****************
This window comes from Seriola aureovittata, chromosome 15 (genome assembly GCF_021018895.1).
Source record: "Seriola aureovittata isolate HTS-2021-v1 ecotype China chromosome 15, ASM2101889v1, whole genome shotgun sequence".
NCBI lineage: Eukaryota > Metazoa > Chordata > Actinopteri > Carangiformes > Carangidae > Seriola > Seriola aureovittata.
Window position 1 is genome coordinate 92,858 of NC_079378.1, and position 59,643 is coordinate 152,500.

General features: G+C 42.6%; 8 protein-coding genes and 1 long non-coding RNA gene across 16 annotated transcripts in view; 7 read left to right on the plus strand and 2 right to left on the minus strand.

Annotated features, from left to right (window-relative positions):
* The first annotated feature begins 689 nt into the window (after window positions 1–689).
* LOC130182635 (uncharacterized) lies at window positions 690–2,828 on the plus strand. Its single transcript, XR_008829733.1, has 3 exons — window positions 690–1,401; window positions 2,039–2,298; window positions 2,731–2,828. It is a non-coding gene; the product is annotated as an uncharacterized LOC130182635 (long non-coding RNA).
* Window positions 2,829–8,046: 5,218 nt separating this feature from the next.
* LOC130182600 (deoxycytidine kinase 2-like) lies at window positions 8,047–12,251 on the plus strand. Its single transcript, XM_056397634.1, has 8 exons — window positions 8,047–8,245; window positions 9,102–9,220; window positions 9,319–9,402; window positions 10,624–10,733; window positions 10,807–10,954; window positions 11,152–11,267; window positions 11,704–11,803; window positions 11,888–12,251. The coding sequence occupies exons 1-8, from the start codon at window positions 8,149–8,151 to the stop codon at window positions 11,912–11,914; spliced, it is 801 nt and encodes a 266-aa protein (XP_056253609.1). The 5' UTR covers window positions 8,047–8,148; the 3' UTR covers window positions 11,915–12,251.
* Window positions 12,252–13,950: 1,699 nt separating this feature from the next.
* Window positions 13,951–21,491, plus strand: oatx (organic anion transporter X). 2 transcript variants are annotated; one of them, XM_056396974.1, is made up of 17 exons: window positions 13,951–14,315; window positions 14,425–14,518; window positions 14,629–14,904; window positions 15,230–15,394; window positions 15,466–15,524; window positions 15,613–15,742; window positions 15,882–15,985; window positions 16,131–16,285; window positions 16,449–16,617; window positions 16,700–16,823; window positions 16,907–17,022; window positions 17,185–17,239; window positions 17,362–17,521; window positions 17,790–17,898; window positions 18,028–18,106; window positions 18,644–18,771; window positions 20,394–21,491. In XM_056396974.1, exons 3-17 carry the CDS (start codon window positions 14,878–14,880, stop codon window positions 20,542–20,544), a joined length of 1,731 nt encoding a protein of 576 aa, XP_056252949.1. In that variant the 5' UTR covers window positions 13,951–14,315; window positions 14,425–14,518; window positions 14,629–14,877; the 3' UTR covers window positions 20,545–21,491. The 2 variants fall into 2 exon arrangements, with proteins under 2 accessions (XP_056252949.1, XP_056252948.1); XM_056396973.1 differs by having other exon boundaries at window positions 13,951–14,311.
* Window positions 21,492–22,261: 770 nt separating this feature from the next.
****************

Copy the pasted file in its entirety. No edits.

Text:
This window comes from Seriola aureovittata, chromosome 15 (genome assembly GCF_021018895.1).
Source record: "Seriola aureovittata isolate HTS-2021-v1 ecotype China chromosome 15, ASM2101889v1, whole genome shotgun sequence".
NCBI lineage: Eukaryota > Metazoa > Chordata > Actinopteri > Carangiformes > Carangidae > Seriola > Seriola aureovittata.
Window position 1 is genome coordinate 92,858 of NC_079378.1, and position 59,643 is coordinate 152,500.

General features: G+C 42.6%; 8 protein-coding genes and 1 long non-coding RNA gene across 16 annotated transcripts in view; 7 read left to right on the plus strand and 2 right to left on the minus strand.

Annotated features, from left to right (window-relative positions):
* The first annotated feature begins 689 nt into the window (after window positions 1–689).
* LOC130182635 (uncharacterized) lies at window positions 690–2,828 on the plus strand. Its single transcript, XR_008829733.1, has 3 exons — window positions 690–1,401; window positions 2,039–2,298; window positions 2,731–2,828. It is a non-coding gene; the product is annotated as an uncharacterized LOC130182635 (long non-coding RNA).
* Window positions 2,829–8,046: 5,218 nt separating this feature from the next.
* LOC130182600 (deoxycytidine kinase 2-like) lies at window positions 8,047–12,251 on the plus strand. Its single transcript, XM_056397634.1, has 8 exons — window positions 8,047–8,245; window positions 9,102–9,220; window positions 9,319–9,402; window positions 10,624–10,733; window positions 10,807–10,954; window positions 11,152–11,267; window positions 11,704–11,803; window positions 11,888–12,251. The coding sequence occupies exons 1-8, from the start codon at window positions 8,149–8,151 to the stop codon at window positions 11,912–11,914; spliced, it is 801 nt and encodes a 266-aa protein (XP_056253609.1). The 5' UTR covers window positions 8,047–8,148; the 3' UTR covers window positions 11,915–12,251.
* Window positions 12,252–13,950: 1,699 nt separating this feature from the next.
* Window positions 13,951–21,491, plus strand: oatx (organic anion transporter X). 2 transcript variants are annotated; one of them, XM_056396974.1, is made up of 17 exons: window positions 13,951–14,315; window positions 14,425–14,518; window positions 14,629–14,904; window positions 15,230–15,394; window positions 15,466–15,524; window positions 15,613–15,742; window positions 15,882–15,985; window positions 16,131–16,285; window positions 16,449–16,617; window positions 16,700–16,823; window positions 16,907–17,022; window positions 17,185–17,239; window positions 17,362–17,521; window positions 17,790–17,898; window positions 18,028–18,106; window positions 18,644–18,771; window positions 20,394–21,491. In XM_056396974.1, exons 3-17 carry the CDS (start codon window positions 14,878–14,880, stop codon window positions 20,542–20,544), a joined length of 1,731 nt encoding a protein of 576 aa, XP_056252949.1. In that variant the 5' UTR covers window positions 13,951–14,315; window positions 14,425–14,518; window positions 14,629–14,877; the 3' UTR covers window positions 20,545–21,491. The 2 variants fall into 2 exon arrangements, with proteins under 2 accessions (XP_056252949.1, XP_056252948.1); XM_056396973.1 differs by having other exon boundaries at window positions 13,951–14,311.
* Window positions 21,492–22,261: 770 nt separating this feature from the next.